> something to a sudden stop, an action in chess, and so on.
>
> A "demon" or "daemon" strictly speaking is not necessarily evil nor  
> even
> part of Christian mythos, just as a "check" in a chess game cannot be
> taken to the bank. (We could choose always to spell the latter as
> "cheque" -- but I would not support that! "Check" and "cheque" are
> synonyms just as "demon" and "daemon" are.)
>
>>> The "radical descriptivist" on the other hand is like a doctor  
>>> who is
>>> so obsessed with categorizing and studying a cancerous growth  
>>> that he
>>> fails to consider it pathological and lets the patient die.
>>
>> . . . and that's basically the problem I have with the assertion that
>> "demon" and "daemon" are culturally interchangeable.  They aren't,  
>> even
>> if some small number of people who are familiar with both terms  
>> actually
>> treat them as interchangeable.
>
> Funny, I think we're using the same argument to disagree.
>
> To say, "Well, this is what people actually think" I call  
> descriptivist.
> To say, "This is what the words actually mean" I call prescriptivist.
> And as I said, I lean toward the latter.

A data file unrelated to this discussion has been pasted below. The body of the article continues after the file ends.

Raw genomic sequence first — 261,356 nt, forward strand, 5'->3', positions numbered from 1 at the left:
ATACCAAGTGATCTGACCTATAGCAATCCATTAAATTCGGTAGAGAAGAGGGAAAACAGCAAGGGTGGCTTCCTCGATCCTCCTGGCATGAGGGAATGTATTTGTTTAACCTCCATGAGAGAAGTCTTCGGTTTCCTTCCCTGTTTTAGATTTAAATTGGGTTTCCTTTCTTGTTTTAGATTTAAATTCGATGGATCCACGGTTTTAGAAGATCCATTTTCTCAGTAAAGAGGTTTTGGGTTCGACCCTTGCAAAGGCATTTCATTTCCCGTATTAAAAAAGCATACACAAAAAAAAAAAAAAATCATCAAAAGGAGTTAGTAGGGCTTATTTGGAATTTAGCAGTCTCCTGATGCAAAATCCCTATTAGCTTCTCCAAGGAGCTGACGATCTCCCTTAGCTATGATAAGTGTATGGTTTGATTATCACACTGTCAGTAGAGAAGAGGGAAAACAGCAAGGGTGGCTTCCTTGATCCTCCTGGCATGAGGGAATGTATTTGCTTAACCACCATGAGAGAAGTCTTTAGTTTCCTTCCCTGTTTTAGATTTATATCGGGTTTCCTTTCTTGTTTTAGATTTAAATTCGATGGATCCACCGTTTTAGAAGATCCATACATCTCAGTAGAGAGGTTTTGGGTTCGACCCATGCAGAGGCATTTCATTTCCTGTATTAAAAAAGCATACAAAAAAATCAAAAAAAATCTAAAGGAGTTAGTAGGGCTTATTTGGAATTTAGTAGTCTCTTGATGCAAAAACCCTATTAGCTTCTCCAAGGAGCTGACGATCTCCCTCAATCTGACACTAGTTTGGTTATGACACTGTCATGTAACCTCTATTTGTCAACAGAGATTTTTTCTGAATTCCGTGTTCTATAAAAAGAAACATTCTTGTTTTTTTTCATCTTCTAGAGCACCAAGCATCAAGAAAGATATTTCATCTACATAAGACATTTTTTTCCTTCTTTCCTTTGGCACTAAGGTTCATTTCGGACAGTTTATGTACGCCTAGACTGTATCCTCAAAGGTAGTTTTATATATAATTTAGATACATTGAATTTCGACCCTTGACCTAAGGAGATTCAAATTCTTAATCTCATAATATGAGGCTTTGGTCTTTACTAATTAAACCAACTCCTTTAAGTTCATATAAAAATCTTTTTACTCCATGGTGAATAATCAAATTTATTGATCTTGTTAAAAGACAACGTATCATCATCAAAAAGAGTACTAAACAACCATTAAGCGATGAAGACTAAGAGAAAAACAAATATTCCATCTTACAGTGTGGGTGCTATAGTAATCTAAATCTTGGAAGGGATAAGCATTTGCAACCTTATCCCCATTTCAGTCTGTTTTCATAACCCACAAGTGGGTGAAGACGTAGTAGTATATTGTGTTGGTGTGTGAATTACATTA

>
> The terms actually are semantically (perhaps not culturally)
> interchangeable. The "small number" of people are correct (as is not
> unusual). I am reminded of the high school teacher who was nearly  
> fired
> for using the word "niggardly" (and for anyone reading who is unaware,
> that term is unrelated to race).
>
> To use "daemon" and "demon" to mean different things may be common
> usage, but I consider it an outgrowth of ignorance.(I'm not calling
> you ignorant, Chad, I'm just saying I think ignorance is the origin of
> this false distinction.)
>
>>> As for me, I lean toward prescriptivism while recognizing the  
>>> extreme
>>> objective value of descriptivism. I just think that language change
>>> should occur slowly and with caution, and there should be  
>>> "standards"
>>> that are not necessarily totally based on the vote of every wagging
>>> tongue.
>>
>> Again . . . that's part of my reason for differentiating between  
>> "demon"
>> and "daemon".  If we don't, we run the risk of the meaning in  
>> usage that
>> we (who know the difference) currently assign to "daemon"  
>> withering away
>> entirely, leaving sort of a hole in the language, while increasing  
>> the
>> potential for sloppiness in language by turning "daemon" into nothing
>> more than a variant spelling.
>
> Fascinating. I say it is and always has been nothing more than a  
> variant
> spelling, regardless of how many meanings the word may have (or how  
> some
> people may tend to associate a certain meaning with a certain  
> spelling).
>
> In any case, no flames intended. A great pleasure to hold this
> discussion with you. I don't think our opinions are reconcilable, but
> I think I see your point.
>
> At any rate, this is way off-topic.
>
>
> Cheers,
> Hal
>
>
>
The spelling variant is the most plausible. English historically was  
extremely late at standardizing any spellings whatsoever.